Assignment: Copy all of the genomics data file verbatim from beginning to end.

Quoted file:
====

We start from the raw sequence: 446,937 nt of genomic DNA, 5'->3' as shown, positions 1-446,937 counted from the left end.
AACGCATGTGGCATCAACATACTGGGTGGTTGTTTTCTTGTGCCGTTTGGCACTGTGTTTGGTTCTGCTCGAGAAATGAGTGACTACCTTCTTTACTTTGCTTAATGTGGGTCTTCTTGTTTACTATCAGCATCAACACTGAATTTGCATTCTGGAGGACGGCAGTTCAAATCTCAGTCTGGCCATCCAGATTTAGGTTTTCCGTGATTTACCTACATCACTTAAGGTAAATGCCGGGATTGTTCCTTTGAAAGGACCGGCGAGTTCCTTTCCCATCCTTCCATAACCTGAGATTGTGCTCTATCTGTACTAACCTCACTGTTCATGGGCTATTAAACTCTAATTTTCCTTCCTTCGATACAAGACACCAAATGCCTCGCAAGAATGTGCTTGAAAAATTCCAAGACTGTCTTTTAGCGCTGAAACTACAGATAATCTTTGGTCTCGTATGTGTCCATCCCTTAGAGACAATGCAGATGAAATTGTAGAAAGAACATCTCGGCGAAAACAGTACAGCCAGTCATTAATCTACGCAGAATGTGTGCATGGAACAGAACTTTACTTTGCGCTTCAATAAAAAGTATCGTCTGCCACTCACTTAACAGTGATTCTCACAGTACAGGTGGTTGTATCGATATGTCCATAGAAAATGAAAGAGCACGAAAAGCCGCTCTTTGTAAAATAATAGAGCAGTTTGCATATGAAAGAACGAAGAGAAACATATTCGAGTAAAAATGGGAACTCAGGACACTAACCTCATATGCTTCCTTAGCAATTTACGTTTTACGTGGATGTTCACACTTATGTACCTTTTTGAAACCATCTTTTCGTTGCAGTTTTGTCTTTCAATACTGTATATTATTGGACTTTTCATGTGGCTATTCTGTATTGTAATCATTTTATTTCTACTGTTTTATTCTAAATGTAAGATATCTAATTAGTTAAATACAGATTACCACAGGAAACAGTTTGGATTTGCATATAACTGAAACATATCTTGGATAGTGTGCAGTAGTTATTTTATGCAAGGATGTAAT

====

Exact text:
We start from the raw sequence: 446,937 nt of genomic DNA, 5'->3' as shown, positions 1-446,937 counted from the left end.
AACGCATGTGGCATCAACATACTGGGTGGTTGTTTTCTTGTGCCGTTTGGCACTGTGTTTGGTTCTGCTCGAGAAATGAGTGACTACCTTCTTTACTTTGCTTAATGTGGGTCTTCTTGTTTACTATCAGCATCAACACTGAATTTGCATTCTGGAGGACGGCAGTTCAAATCTCAGTCTGGCCATCCAGATTTAGGTTTTCCGTGATTTACCTACATCACTTAAGGTAAATGCCGGGATTGTTCCTTTGAAAGGACCGGCGAGTTCCTTTCCCATCCTTCCATAACCTGAGATTGTGCTCTATCTGTACTAACCTCACTGTTCATGGGCTATTAAACTCTAATTTTCCTTCCTTCGATACAAGACACCAAATGCCTCGCAAGAATGTGCTTGAAAAATTCCAAGACTGTCTTTTAGCGCTGAAACTACAGATAATCTTTGGTCTCGTATGTGTCCATCCCTTAGAGACAATGCAGATGAAATTGTAGAAAGAACATCTCGGCGAAAACAGTACAGCCAGTCATTAATCTACGCAGAATGTGTGCATGGAACAGAACTTTACTTTGCGCTTCAATAAAAAGTATCGTCTGCCACTCACTTAACAGTGATTCTCACAGTACAGGTGGTTGTATCGATATGTCCATAGAAAATGAAAGAGCACGAAAAGCCGCTCTTTGTAAAATAATAGAGCAGTTTGCATATGAAAGAACGAAGAGAAACATATTCGAGTAAAAATGGGAACTCAGGACACTAACCTCATATGCTTCCTTAGCAATTTACGTTTTACGTGGATGTTCACACTTATGTACCTTTTTGAAACCATCTTTTCGTTGCAGTTTTGTCTTTCAATACTGTATATTATTGGACTTTTCATGTGGCTATTCTGTATTGTAATCATTTTATTTCTACTGTTTTATTCTAAATGTAAGATATCTAATTAGTTAAATACAGATTACCACAGGAAACAGTTTGGATTTGCATATAACTGAAACATATCTTGGATAGTGTGCAGTAGTTATTTTATGCAAGGATGTAAT